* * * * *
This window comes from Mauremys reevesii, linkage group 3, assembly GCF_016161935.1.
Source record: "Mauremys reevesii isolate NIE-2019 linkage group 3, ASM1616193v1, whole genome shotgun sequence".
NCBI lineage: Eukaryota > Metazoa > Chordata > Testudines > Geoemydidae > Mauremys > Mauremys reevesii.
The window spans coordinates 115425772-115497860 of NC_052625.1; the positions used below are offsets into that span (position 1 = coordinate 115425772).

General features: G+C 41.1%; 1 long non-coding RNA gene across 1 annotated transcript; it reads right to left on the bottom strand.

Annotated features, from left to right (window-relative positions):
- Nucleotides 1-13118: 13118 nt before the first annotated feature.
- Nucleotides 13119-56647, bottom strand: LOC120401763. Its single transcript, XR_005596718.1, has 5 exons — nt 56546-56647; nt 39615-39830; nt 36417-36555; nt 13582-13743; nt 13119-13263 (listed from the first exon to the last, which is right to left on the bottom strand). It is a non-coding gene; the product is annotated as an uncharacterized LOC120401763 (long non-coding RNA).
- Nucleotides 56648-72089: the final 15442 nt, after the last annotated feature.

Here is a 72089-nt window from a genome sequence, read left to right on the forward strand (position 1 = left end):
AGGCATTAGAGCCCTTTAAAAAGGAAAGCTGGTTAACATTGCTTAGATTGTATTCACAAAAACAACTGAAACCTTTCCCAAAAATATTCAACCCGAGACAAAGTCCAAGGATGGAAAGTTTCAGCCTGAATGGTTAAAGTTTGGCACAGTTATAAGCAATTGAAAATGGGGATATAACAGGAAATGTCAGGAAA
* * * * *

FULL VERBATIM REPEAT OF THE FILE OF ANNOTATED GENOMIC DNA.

This window comes from Mauremys reevesii, linkage group 3, assembly GCF_016161935.1.
Source record: "Mauremys reevesii isolate NIE-2019 linkage group 3, ASM1616193v1, whole genome shotgun sequence".
NCBI lineage: Eukaryota > Metazoa > Chordata > Testudines > Geoemydidae > Mauremys > Mauremys reevesii.
The window spans coordinates 115425772-115497860 of NC_052625.1; the positions used below are offsets into that span (position 1 = coordinate 115425772).

General features: G+C 41.1%; 1 long non-coding RNA gene across 1 annotated transcript; it reads right to left on the bottom strand.

Annotated features, from left to right (window-relative positions):
- Nucleotides 1-13118: 13118 nt before the first annotated feature.
- Nucleotides 13119-56647, bottom strand: LOC120401763. Its single transcript, XR_005596718.1, has 5 exons — nt 56546-56647; nt 39615-39830; nt 36417-36555; nt 13582-13743; nt 13119-13263 (listed from the first exon to the last, which is right to left on the bottom strand). It is a non-coding gene; the product is annotated as an uncharacterized LOC120401763 (long non-coding RNA).
- Nucleotides 56648-72089: the final 15442 nt, after the last annotated feature.

Here is a 72089-nt window from a genome sequence, read left to right on the forward strand (position 1 = left end):
AGGCATTAGAGCCCTTTAAAAAGGAAAGCTGGTTAACATTGCTTAGATTGTATTCACAAAAACAACTGAAACCTTTCCCAAAAATATTCAACCCGAGACAAAGTCCAAGGATGGAAAGTTTCAGCCTGAATGGTTAAAGTTTGGCACAGTTATAAGCAATTGAAAATGGGGATATAACAGGAAATGTCAGGAAA